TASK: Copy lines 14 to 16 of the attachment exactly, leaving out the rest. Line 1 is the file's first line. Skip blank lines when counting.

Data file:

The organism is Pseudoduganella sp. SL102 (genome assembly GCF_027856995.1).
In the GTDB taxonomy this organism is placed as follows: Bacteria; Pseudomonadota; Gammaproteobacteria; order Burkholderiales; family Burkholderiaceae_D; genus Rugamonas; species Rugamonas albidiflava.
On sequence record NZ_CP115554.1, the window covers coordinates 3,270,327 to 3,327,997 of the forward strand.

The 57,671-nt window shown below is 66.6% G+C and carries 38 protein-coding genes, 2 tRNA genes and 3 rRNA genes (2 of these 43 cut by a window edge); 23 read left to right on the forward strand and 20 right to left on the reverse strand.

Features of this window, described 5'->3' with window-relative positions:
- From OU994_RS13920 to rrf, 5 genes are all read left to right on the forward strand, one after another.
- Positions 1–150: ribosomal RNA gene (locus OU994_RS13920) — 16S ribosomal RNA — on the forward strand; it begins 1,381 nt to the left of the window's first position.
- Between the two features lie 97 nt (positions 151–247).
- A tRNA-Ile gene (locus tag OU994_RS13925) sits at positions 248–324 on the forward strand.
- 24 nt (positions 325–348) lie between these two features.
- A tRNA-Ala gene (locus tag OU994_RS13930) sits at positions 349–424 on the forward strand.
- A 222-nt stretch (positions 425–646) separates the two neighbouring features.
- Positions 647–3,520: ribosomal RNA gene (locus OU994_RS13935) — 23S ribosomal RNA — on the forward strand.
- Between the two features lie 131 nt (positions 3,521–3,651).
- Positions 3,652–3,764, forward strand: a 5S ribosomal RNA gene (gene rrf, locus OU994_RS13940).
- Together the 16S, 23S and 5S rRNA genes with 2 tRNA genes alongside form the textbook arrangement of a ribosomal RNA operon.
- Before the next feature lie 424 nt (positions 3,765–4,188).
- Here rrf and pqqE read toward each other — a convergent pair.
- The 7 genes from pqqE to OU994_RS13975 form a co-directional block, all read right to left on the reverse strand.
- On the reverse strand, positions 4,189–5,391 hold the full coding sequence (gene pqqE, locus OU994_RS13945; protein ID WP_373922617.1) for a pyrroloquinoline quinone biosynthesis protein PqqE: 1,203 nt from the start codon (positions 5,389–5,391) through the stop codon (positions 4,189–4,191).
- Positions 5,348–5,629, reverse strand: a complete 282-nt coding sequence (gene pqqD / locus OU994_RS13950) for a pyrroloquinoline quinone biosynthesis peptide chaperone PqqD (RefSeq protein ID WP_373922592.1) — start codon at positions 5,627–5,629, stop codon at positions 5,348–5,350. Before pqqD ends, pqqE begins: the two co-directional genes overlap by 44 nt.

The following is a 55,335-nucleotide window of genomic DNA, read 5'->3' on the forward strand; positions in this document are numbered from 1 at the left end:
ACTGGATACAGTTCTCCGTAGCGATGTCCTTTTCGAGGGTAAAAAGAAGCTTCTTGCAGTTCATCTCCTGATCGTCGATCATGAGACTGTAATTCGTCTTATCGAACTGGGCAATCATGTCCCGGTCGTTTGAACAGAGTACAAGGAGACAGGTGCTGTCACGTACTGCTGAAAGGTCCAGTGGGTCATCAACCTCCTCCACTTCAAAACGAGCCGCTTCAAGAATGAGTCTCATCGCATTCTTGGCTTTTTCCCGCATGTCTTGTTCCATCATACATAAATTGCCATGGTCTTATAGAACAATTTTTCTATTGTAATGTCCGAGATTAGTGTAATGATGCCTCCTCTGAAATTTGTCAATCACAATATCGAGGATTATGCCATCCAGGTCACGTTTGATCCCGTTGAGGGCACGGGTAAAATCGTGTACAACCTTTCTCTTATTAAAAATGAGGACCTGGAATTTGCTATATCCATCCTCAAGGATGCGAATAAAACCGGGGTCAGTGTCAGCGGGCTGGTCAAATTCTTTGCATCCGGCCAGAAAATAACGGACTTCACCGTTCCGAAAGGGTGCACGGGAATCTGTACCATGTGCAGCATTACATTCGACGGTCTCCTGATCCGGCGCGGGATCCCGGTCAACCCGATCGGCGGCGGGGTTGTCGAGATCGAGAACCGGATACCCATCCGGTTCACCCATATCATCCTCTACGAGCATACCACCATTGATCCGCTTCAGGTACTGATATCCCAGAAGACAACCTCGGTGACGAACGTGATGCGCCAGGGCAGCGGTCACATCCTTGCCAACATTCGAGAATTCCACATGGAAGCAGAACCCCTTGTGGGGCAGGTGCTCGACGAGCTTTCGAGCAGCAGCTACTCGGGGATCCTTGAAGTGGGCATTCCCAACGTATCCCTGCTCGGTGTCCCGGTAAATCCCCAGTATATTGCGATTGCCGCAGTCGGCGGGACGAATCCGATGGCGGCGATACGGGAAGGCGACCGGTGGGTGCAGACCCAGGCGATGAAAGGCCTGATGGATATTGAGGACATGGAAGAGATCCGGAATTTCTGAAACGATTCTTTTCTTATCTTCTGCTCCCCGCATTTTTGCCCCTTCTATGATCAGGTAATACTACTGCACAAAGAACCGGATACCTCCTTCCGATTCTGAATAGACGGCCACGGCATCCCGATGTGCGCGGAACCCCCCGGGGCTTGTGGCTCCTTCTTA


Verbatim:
- Between the two features lie 131 nt (positions 3,521–3,651).
- Positions 3,652–3,764, forward strand: a 5S ribosomal RNA gene (gene rrf, locus OU994_RS13940).
- Together the 16S, 23S and 5S rRNA genes with 2 tRNA genes alongside form the textbook arrangement of a ribosomal RNA operon.